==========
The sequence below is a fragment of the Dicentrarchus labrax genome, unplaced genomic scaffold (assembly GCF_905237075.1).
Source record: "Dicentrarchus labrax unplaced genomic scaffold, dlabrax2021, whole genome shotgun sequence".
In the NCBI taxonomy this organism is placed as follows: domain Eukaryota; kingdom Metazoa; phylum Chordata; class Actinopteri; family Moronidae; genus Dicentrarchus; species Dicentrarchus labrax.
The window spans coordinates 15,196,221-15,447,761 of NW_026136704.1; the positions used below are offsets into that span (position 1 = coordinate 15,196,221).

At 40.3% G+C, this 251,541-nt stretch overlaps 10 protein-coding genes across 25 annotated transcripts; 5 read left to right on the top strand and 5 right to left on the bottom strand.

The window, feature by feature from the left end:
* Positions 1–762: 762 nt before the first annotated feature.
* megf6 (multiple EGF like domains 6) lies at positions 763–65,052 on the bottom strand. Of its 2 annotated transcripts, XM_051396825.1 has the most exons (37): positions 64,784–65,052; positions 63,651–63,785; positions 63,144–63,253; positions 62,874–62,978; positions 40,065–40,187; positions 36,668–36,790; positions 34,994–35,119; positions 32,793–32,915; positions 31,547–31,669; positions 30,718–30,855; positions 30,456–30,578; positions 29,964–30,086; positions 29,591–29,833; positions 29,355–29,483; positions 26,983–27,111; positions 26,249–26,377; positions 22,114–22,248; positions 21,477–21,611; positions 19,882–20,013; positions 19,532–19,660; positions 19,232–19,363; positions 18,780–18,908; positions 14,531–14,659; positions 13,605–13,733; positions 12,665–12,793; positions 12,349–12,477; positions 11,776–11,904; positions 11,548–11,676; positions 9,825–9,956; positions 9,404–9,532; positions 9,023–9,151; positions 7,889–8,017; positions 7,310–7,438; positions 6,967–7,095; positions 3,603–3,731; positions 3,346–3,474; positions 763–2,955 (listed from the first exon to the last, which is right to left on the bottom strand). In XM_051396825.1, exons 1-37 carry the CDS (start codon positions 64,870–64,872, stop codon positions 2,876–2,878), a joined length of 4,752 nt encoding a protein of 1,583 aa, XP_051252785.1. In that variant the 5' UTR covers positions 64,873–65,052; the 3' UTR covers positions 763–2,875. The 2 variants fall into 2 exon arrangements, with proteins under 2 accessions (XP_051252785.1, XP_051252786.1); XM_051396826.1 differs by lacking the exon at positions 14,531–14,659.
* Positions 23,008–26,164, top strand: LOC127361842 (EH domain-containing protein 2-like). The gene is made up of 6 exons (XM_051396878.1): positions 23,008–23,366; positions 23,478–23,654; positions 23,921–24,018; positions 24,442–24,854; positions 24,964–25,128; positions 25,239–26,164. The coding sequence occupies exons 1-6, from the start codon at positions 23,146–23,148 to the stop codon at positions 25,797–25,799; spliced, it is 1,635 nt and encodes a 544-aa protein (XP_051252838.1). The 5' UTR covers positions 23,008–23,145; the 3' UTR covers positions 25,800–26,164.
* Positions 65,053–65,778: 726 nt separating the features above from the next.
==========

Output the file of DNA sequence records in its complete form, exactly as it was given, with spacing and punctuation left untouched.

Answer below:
The sequence below is a fragment of the Dicentrarchus labrax genome, unplaced genomic scaffold (assembly GCF_905237075.1).
Source record: "Dicentrarchus labrax unplaced genomic scaffold, dlabrax2021, whole genome shotgun sequence".
In the NCBI taxonomy this organism is placed as follows: domain Eukaryota; kingdom Metazoa; phylum Chordata; class Actinopteri; family Moronidae; genus Dicentrarchus; species Dicentrarchus labrax.
The window spans coordinates 15,196,221-15,447,761 of NW_026136704.1; the positions used below are offsets into that span (position 1 = coordinate 15,196,221).

At 40.3% G+C, this 251,541-nt stretch overlaps 10 protein-coding genes across 25 annotated transcripts; 5 read left to right on the top strand and 5 right to left on the bottom strand.

The window, feature by feature from the left end:
* Positions 1–762: 762 nt before the first annotated feature.
* megf6 (multiple EGF like domains 6) lies at positions 763–65,052 on the bottom strand. Of its 2 annotated transcripts, XM_051396825.1 has the most exons (37): positions 64,784–65,052; positions 63,651–63,785; positions 63,144–63,253; positions 62,874–62,978; positions 40,065–40,187; positions 36,668–36,790; positions 34,994–35,119; positions 32,793–32,915; positions 31,547–31,669; positions 30,718–30,855; positions 30,456–30,578; positions 29,964–30,086; positions 29,591–29,833; positions 29,355–29,483; positions 26,983–27,111; positions 26,249–26,377; positions 22,114–22,248; positions 21,477–21,611; positions 19,882–20,013; positions 19,532–19,660; positions 19,232–19,363; positions 18,780–18,908; positions 14,531–14,659; positions 13,605–13,733; positions 12,665–12,793; positions 12,349–12,477; positions 11,776–11,904; positions 11,548–11,676; positions 9,825–9,956; positions 9,404–9,532; positions 9,023–9,151; positions 7,889–8,017; positions 7,310–7,438; positions 6,967–7,095; positions 3,603–3,731; positions 3,346–3,474; positions 763–2,955 (listed from the first exon to the last, which is right to left on the bottom strand). In XM_051396825.1, exons 1-37 carry the CDS (start codon positions 64,870–64,872, stop codon positions 2,876–2,878), a joined length of 4,752 nt encoding a protein of 1,583 aa, XP_051252785.1. In that variant the 5' UTR covers positions 64,873–65,052; the 3' UTR covers positions 763–2,875. The 2 variants fall into 2 exon arrangements, with proteins under 2 accessions (XP_051252785.1, XP_051252786.1); XM_051396826.1 differs by lacking the exon at positions 14,531–14,659.
* Positions 23,008–26,164, top strand: LOC127361842 (EH domain-containing protein 2-like). The gene is made up of 6 exons (XM_051396878.1): positions 23,008–23,366; positions 23,478–23,654; positions 23,921–24,018; positions 24,442–24,854; positions 24,964–25,128; positions 25,239–26,164. The coding sequence occupies exons 1-6, from the start codon at positions 23,146–23,148 to the stop codon at positions 25,797–25,799; spliced, it is 1,635 nt and encodes a 544-aa protein (XP_051252838.1). The 5' UTR covers positions 23,008–23,145; the 3' UTR covers positions 25,800–26,164.
* Positions 65,053–65,778: 726 nt separating the features above from the next.